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Chest Tube Removal: What to Expect at Home

Fluid in lungs with chest tube and reservoir for drainage

Your Recovery

A chest tube is placed through the chest wall between two ribs. You may have had a chest tube put in to help your collapsed lung expand. Or the tube may have helped drain fluid from a chest infection or surgery.

The tube was removed before you came home. You may have some pain in your chest from the cut (incision) where the tube was put in. For most people, the pain goes away after about 2 weeks. You will have a bandage taped over the wound. Your doctor will remove the bandage and examine the wound in about 2 days.

It will take about 3 to 4 weeks for your incision to heal completely. It may leave a small scar that will fade with time.

This care sheet gives you a general idea about how long it will take for you to recover. But each person recovers at a different pace. Follow the steps below to feel better as quickly as possible.

How can you care for yourself at home?

Activity

 
  • Rest when you feel tired. Getting enough sleep will help you recover.
  • Try to walk each day. Start by walking a little more than you did the day before. Bit by bit, increase the amount you walk. Walking boosts blood flow and helps prevent pneumonia and constipation.
  • Avoid strenuous activities, such as bicycle riding, jogging, weight lifting, or aerobic exercise, until your doctor says it is okay.
  • How soon you can return to work or your normal routine depends on what health problems you have. Talk with your doctor about how long it will take you to recover.
  • You may shower after your bandage is removed. Pat the cut (incision) dry. Do not take a bath for 2 weeks after your chest tube is out, or until your doctor tells you it is okay.
  • Practice deep breathing exercises as directed by your doctor. Coughing exercises also can help drain fluid out of your chest.

Diet

 
  • You can eat your normal diet. If your stomach is upset, try bland, low-fat foods like plain rice, broiled chicken, toast, and yogurt.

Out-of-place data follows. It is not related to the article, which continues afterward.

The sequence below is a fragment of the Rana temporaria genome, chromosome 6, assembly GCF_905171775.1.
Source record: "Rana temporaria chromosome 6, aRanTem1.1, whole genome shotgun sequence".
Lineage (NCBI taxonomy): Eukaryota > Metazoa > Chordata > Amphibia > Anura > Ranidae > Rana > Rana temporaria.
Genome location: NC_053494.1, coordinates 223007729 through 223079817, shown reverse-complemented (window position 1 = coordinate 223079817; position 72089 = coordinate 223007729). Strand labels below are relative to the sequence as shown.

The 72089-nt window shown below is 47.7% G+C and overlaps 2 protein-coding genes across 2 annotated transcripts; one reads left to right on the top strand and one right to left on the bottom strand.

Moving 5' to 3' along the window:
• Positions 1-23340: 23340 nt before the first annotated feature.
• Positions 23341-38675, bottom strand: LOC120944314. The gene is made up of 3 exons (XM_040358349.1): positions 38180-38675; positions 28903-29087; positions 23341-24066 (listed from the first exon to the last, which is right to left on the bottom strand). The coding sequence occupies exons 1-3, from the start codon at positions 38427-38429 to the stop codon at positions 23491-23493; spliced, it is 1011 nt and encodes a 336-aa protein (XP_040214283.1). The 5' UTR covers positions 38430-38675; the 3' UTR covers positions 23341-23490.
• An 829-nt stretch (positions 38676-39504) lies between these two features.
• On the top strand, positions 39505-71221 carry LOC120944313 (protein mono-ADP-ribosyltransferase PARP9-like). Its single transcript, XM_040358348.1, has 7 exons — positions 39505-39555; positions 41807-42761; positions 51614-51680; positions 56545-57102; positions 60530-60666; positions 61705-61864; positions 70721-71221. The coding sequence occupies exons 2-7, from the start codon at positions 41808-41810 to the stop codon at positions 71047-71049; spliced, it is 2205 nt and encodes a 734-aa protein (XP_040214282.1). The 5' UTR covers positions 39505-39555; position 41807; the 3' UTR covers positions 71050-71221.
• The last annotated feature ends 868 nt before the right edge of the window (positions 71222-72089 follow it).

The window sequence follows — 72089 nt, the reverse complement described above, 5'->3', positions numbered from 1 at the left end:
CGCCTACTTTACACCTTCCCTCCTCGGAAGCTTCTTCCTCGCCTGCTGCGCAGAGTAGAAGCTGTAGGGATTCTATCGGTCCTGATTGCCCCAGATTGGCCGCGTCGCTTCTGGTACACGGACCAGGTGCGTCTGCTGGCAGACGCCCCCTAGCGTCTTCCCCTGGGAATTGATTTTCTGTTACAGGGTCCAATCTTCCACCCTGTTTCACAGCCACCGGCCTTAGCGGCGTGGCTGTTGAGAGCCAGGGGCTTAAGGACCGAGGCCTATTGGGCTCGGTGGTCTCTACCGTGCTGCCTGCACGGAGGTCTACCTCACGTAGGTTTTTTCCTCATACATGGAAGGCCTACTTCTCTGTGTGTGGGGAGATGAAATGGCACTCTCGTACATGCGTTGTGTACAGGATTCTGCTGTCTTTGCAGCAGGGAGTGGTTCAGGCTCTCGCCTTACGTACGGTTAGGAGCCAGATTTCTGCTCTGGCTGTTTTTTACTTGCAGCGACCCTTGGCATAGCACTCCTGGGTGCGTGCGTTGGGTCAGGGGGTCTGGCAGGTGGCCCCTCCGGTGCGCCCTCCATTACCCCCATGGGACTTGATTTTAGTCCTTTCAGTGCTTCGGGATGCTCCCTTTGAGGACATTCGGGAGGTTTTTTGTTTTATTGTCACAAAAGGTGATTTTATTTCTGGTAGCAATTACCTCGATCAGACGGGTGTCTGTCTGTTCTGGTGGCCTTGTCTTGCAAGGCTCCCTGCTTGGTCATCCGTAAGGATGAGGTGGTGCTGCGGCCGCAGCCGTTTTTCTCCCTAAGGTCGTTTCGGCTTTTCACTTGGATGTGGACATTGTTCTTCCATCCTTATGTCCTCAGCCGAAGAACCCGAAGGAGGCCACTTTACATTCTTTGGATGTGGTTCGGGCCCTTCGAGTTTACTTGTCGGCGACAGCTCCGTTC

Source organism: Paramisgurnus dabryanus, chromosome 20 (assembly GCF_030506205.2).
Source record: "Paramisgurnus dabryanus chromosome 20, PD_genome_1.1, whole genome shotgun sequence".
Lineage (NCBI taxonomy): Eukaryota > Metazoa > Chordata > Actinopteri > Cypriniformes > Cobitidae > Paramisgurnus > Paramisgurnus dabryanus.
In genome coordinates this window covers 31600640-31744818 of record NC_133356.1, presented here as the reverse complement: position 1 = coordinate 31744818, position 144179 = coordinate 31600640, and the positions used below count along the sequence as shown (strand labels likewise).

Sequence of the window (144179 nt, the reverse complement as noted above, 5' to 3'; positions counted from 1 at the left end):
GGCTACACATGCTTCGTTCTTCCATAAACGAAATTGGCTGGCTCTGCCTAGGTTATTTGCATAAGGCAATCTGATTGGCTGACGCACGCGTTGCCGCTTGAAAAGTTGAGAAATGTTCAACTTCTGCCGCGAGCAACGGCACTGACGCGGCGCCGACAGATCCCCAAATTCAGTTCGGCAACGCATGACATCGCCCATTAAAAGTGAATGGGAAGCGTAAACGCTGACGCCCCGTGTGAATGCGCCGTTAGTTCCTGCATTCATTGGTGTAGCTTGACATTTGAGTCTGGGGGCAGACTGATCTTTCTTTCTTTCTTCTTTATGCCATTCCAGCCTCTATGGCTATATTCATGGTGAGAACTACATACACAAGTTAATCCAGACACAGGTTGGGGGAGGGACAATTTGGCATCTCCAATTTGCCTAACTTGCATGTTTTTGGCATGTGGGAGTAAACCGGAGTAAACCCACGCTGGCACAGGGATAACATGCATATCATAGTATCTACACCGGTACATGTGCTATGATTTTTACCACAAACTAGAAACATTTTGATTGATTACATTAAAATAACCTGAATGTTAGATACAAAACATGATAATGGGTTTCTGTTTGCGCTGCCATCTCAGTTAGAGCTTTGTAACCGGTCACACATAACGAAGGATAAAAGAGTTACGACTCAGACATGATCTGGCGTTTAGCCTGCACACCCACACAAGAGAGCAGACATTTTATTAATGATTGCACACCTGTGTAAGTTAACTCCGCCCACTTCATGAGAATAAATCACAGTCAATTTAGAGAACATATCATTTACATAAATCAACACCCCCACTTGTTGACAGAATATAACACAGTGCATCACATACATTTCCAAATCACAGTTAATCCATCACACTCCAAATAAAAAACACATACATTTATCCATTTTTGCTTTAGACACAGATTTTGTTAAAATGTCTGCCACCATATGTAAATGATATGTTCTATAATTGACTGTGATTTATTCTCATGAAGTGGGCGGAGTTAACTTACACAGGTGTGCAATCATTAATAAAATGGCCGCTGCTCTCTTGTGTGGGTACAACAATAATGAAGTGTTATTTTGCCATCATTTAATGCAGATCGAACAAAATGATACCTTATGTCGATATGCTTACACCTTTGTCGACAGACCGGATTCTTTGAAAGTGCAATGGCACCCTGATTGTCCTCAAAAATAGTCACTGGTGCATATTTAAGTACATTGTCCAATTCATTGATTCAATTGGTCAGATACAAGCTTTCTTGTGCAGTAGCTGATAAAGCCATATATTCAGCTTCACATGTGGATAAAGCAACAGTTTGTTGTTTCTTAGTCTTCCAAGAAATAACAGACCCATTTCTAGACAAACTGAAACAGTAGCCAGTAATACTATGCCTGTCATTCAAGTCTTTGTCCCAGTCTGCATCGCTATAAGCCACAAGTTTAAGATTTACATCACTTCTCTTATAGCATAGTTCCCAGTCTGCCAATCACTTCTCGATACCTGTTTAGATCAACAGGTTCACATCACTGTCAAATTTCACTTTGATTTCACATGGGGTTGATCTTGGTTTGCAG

• Drink plenty of fluids (unless your doctor tells you not to).

Medicines

 
  • Your doctor will tell you if and when you can restart your medicines. He or she will also give you instructions about taking any new medicines.
  • If you take aspirin or some other blood thinner, be sure to talk to your doctor. He or she will tell you if and when to start taking this medicine again. Make sure that you understand exactly what your doctor wants you to do.
  • Be safe with medicines. Take pain medicines exactly as directed.
    • If the doctor gave you a prescription medicine for pain, take it as prescribed.
    • If you are not taking a prescription pain medicine, ask your doctor if you can take an over-the-counter medicine.
  • Take your antibiotics as directed. Do not stop taking them just because you feel better. You need to take the full course of antibiotics.

Incision care

 
  • Keep the incision dry as it heals. You will have a bandage over it to help the incision heal and protect it. Your doctor will tell you how to take care of this.

Other instructions

 
  • Do not smoke. Smoking makes lung problems worse. If you need help quitting, talk to your doctor about stop-smoking programs and medicines. These can increase your chances of quitting for good.

Follow-up care is a key part of your treatment and safety. Be sure to make and go to all appointments, and call your doctor or nurse call line if you are having problems. It's also a good idea to know your test results and keep a list of the medicines you take.

When should you call for help?

Call 911 anytime you think you may need emergency care. For example, call if:

  • You passed out (lost consciousness).
  • You have severe trouble breathing.
  • You have sudden chest pain and shortness of breath, or you cough up blood.

Call your doctor or nurse call line now or seek immediate medical care if:

  • You have trouble breathing.
  • Your shortness of breath is getting worse.
  • Bright red blood soaks through the bandage over your incision.
  • You have a fever.

Watch closely for any changes in your health, and be sure to contact your doctor or nurse call line if:

  • You do not get better as expected.

Where can you learn more?

Go to https://www.healthwise.net/patientEd

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